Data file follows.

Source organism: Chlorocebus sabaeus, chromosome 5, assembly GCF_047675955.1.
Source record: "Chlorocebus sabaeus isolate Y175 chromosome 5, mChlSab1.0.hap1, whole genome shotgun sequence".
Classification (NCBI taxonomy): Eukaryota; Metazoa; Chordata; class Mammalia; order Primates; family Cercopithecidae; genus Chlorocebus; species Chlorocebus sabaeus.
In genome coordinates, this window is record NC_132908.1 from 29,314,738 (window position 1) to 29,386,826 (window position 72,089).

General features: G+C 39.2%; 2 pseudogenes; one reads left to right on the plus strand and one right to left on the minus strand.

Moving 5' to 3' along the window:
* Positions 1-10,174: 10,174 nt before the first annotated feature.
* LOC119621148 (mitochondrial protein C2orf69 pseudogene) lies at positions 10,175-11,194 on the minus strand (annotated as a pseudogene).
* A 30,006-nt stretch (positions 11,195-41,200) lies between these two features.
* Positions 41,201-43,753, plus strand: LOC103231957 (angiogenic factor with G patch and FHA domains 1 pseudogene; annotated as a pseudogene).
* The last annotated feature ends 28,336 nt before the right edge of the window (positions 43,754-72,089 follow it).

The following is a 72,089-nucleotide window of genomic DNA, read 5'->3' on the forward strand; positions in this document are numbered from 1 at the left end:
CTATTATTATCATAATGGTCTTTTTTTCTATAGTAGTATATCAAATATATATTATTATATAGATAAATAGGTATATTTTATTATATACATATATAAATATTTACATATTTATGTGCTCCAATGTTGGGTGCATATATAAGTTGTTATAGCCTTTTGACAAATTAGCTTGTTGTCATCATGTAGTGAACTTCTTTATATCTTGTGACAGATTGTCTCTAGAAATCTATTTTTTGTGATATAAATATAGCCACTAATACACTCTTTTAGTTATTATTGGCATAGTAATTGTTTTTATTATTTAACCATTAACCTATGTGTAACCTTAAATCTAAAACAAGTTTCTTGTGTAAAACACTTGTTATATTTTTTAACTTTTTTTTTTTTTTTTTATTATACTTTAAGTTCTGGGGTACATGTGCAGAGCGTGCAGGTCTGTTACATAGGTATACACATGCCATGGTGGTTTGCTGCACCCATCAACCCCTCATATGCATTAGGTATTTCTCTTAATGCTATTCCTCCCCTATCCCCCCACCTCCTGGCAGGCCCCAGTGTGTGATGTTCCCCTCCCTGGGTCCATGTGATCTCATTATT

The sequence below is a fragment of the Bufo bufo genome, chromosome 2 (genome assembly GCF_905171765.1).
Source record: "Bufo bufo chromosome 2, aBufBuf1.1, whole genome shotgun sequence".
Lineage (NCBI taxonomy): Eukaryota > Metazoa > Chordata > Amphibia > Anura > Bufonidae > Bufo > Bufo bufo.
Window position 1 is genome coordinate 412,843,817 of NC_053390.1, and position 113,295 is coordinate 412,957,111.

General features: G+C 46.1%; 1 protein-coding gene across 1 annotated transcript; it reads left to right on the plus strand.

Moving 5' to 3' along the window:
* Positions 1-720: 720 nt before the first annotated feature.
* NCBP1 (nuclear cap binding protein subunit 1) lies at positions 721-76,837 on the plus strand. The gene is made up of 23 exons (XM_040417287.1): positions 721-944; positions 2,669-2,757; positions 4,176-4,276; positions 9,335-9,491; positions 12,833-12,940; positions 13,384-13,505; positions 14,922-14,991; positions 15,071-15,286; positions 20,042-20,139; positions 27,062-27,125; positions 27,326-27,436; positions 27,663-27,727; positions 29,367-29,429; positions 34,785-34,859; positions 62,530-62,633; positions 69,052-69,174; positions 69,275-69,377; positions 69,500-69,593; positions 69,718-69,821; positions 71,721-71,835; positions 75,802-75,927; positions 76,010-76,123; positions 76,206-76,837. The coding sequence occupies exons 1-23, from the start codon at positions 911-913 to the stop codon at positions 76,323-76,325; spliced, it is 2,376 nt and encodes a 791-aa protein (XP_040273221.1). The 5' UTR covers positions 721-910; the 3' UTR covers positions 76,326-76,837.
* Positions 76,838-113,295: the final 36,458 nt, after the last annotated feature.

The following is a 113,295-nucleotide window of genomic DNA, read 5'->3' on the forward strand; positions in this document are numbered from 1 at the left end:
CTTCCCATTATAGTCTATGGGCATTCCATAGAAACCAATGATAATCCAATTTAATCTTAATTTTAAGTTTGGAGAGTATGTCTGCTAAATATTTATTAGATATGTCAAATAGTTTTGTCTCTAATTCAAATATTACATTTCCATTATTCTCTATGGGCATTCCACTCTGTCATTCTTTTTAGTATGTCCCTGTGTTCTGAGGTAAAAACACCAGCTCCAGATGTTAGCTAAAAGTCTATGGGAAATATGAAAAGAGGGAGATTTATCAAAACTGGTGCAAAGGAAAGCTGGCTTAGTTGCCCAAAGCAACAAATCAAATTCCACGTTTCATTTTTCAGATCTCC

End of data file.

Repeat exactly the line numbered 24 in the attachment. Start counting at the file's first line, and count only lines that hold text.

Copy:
CTTCCCATTATAGTCTATGGGCATTCCATAGAAACCAATGATAATCCAATTTAATCTTAATTTTAAGTTTGGAGAGTATGTCTGCTAAATATTTATTAGATATGTCAAATAGTTTTGTCTCTAATTCAAATATTACATTTCCATTATTCTCTATGGGCATTCCACTCTGTCATTCTTTTTAGTATGTCCCTGTGTTCTGAGGTAAAAACACCAGCTCCAGATGTTAGCTAAAAGTCTATGGGAAATATGAAAAGAGGGAGATTTATCAAAACTGGTGCAAAGGAAAGCTGGCTTAGTTGCCCAAAGCAACAAATCAAATTCCACGTTTCATTTTTCAGATCTCC